“I can remember every second of it.
At 125 mph (200 km/h), by the time you see something, it’s virtually impossible to stop.
When you see that person standing in front of your train you do everything you possibly can to encourage them to move out the way. You’re blowing the horn, you put the emergency brake on.
But then, you just sit looking at what’s coming and everything goes into slow motion.
That image is replayed over in your head, time and time again.
Your training kicks in and you deal with the signallers, you contact the police, you deal with the incident. You make sure the train’s safe and the passengers on the train are safe and nothing’s going to happen.
Then you sit there and you wait for help to come.
You’re spoken to and reports are taken. It takes several hours for the incident to be dealt with and then you’re taken home.
Back then, there wasn’t the support network that is in place now. It is just honestly the worst thing you can imagine.
Most drivers I’ve known over the years deal with the immediate moment because that’s what we’re trained to do.
But when it’s over you come home and you’ve got nobody to talk to. Nobody knows what you’ve been through, and you can’t talk to your family about what it feels like.
Return to work
They don’t even know what it’s like to drive a train, never mind be in that uncontrolled situation where you can see something’s about to happen that’s really, really bad and you can’t stop.
You go to the doctor – the doctor will sign you off work – but eventually you’ve got to go back to work to make a living.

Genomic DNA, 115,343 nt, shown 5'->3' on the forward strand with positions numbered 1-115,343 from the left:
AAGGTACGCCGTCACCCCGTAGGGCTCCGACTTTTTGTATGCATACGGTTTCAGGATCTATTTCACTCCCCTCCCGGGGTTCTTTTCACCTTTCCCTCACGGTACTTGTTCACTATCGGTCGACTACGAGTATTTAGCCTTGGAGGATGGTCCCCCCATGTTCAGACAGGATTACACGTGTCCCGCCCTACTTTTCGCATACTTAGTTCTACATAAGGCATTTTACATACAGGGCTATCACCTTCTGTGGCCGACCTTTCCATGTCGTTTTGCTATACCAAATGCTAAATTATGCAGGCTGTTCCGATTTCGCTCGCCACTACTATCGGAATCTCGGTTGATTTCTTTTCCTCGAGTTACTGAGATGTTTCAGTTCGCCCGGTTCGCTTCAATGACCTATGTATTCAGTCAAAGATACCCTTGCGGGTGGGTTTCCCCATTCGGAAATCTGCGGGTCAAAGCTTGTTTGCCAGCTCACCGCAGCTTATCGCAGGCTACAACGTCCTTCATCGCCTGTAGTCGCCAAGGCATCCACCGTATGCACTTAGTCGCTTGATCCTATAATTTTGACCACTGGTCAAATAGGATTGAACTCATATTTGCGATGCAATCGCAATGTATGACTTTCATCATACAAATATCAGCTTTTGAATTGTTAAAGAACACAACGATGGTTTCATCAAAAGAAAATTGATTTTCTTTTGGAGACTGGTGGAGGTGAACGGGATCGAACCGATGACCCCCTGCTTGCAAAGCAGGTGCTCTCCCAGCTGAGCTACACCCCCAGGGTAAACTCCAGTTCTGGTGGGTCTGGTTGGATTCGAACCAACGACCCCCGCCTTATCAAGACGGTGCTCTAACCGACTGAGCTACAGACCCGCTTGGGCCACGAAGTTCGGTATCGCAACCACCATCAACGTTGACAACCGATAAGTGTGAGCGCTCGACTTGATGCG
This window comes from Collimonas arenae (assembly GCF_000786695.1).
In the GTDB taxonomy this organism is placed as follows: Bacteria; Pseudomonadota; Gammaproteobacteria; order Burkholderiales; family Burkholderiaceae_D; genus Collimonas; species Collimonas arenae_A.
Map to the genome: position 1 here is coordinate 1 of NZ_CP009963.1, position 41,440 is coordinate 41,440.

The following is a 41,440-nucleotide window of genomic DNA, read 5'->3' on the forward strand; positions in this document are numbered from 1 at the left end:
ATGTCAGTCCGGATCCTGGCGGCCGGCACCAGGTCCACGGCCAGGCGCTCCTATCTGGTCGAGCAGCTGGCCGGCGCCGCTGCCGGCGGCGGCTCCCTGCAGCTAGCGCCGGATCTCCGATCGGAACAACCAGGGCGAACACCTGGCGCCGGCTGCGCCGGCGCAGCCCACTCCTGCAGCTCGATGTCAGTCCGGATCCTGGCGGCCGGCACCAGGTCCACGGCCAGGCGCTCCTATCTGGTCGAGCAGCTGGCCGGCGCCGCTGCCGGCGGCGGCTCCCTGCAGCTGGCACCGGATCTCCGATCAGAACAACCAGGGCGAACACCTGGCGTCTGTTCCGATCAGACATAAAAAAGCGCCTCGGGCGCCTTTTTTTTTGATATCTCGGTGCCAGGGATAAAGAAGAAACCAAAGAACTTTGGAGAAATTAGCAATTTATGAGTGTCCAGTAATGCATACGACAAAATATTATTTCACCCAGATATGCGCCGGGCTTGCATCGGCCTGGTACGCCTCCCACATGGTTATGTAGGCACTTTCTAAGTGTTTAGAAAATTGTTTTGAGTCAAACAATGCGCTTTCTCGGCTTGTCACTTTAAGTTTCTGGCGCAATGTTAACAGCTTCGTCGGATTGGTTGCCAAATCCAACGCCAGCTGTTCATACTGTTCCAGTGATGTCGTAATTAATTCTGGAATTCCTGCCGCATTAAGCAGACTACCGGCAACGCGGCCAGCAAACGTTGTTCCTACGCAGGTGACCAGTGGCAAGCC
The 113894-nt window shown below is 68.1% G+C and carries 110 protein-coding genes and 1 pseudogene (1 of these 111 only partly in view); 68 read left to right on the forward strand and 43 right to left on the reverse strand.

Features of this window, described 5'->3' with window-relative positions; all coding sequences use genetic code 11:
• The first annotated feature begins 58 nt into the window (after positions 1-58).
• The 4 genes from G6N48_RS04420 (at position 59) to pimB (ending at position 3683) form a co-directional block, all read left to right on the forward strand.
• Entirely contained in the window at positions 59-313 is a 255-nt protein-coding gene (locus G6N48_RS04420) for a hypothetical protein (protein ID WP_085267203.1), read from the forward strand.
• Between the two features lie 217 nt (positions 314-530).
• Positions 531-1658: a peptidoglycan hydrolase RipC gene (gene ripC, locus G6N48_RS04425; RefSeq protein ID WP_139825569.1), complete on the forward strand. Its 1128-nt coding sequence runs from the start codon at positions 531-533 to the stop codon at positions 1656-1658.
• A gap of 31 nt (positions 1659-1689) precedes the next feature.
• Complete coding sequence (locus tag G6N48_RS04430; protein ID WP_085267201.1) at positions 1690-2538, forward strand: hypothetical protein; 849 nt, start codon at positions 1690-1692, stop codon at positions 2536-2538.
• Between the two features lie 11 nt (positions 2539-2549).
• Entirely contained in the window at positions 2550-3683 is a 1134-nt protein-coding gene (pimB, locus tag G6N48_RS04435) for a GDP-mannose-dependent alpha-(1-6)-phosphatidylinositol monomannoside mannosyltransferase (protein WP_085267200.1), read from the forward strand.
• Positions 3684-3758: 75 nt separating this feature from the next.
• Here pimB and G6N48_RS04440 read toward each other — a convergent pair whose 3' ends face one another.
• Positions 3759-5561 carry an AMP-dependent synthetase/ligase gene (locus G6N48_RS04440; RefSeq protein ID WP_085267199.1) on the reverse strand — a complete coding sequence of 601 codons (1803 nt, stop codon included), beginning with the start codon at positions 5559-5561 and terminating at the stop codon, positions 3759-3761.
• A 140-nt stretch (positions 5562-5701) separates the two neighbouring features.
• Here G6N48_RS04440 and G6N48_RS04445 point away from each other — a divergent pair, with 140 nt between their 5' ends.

You’ve got to go and drive the same trains over the same section of track, day in and day out. The impact wears away but it’s always still there.
I still drive over the same piece of track now. There’s still days where it’s the same sort of light, the same sort of day, then it comes flying back to you. You remember it.
One of the worst things was being called to the coroner’s court.
There they become a real person with a name, an age, a family and their own problems, and you realise how they ended up there.
It personally felt just as bad as the day I was involved in the fatality.
Where to get help
- The Samaritans operate a 24-hour service available every day of the year on 116 123. If you prefer to write down how you’re feeling, you can email at email@example.com.
- Childline runs a helpline for children and young people in the UK on 0800 11 11. Calls are free and the number does not show up on your phone bill.
- PAPYRUS is a voluntary organisation supporting teenagers and young adults who are feeling suicidal. You can call them on 0800 068 41 41.